What Roundabouts and Nonprofits Have in Common
Sue and I were very fortunate recently to enjoy an island getaway for a few days. The location was beautiful, the weather was picture perfect, the hotel and its services first rate. But that’s not what I want to blog about today. Rather, it was the journey to get there.
Arriving at an idyllic location that you’ve never been to before at 10:00 in the evening may sound romantic and intriguing. But I’d like to categorize the experience differently. How about, “Oh my God, we’ll never do that again!” In so many ways, it reminded me of the journeys nonprofits needlessly take to raise money. More about that later.
You see, what we didn’t take into account was that the darkness on a remote island is all encompassing. We even saw real bright, shiny stars in the sky — dozens of them. Living in the Chicagoland area, who knew or remembered from their childhood that the sky had so many stars?
We also didn’t plan for the roads; one lane going this way and another going that way with no room for error in between. Every once-in-a-while be’d me met by the wonderful world of roundabouts. Get in one of these and you may never come out the same. And our map gave us no prior indication that our hotel would be located at the top of a mountain via a zig-zaggy road that left the driver (me) and the navigator (Sue) in various states of exhaustion and panic. More than once Sue said to me, “Ron, why don’t we just go back to the airport, give them the car and call a taxi.” Sarcastically, I thought to myself, a taxi? Why not a limo? I’m sure they’re just lined up waiting for a call on this tiny island. Not!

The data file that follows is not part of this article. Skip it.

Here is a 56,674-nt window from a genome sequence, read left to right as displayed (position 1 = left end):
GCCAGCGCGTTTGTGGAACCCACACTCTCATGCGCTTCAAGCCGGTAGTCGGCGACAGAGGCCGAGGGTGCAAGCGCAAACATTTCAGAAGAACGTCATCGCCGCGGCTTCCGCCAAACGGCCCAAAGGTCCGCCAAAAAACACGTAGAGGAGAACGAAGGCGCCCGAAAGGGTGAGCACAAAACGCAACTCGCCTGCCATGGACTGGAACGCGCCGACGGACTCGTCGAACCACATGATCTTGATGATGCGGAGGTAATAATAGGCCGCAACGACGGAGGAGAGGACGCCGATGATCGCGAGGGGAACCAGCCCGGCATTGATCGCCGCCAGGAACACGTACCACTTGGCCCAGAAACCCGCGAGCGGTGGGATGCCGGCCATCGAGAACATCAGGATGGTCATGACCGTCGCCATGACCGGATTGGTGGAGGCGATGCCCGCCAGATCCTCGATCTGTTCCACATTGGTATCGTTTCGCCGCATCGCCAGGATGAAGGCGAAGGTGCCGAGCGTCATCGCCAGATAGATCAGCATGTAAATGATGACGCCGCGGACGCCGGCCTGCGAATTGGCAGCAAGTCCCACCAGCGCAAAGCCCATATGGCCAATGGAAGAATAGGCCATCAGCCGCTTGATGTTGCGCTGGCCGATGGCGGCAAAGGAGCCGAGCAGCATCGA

When we did get to the top of the mountain about 90 minutes after starting out we were met by an immovable object, a traffic control gate with one word on it: Stop! As we were ever so carefully backing up to turn around when we saw another car coming up the same road. We flagged it down and asked the driver for directions to our destination. Taking kind pity on 2 lost souls, the lady driver said, “Follow me, it’s right near where I’m going.”
To our surprise, she pressed a button next to the gate with the Stop! sign on it and what do you know, the gate opened. Up, over, around and across just a few more turns and, at long last, there we were at our resort. We thanked the good samaritan for her help and then thanked Providence for getting us to our hotel safely.
All of which brings me back to how this experience reminds me of so many nonprofits who, like your intrepid and unknowing traveler here, have an idea of where they want to get to but have no plan to get them there. If we’d had a plan, done our research, in other words, we would have asked if it was easy to find the hotel at night, for example.
Do you have a plan? Or do you decide on-the-fly when you should do an appeal. A road map, in other words, to your fundraising paradise, if not, perhaps we should talk.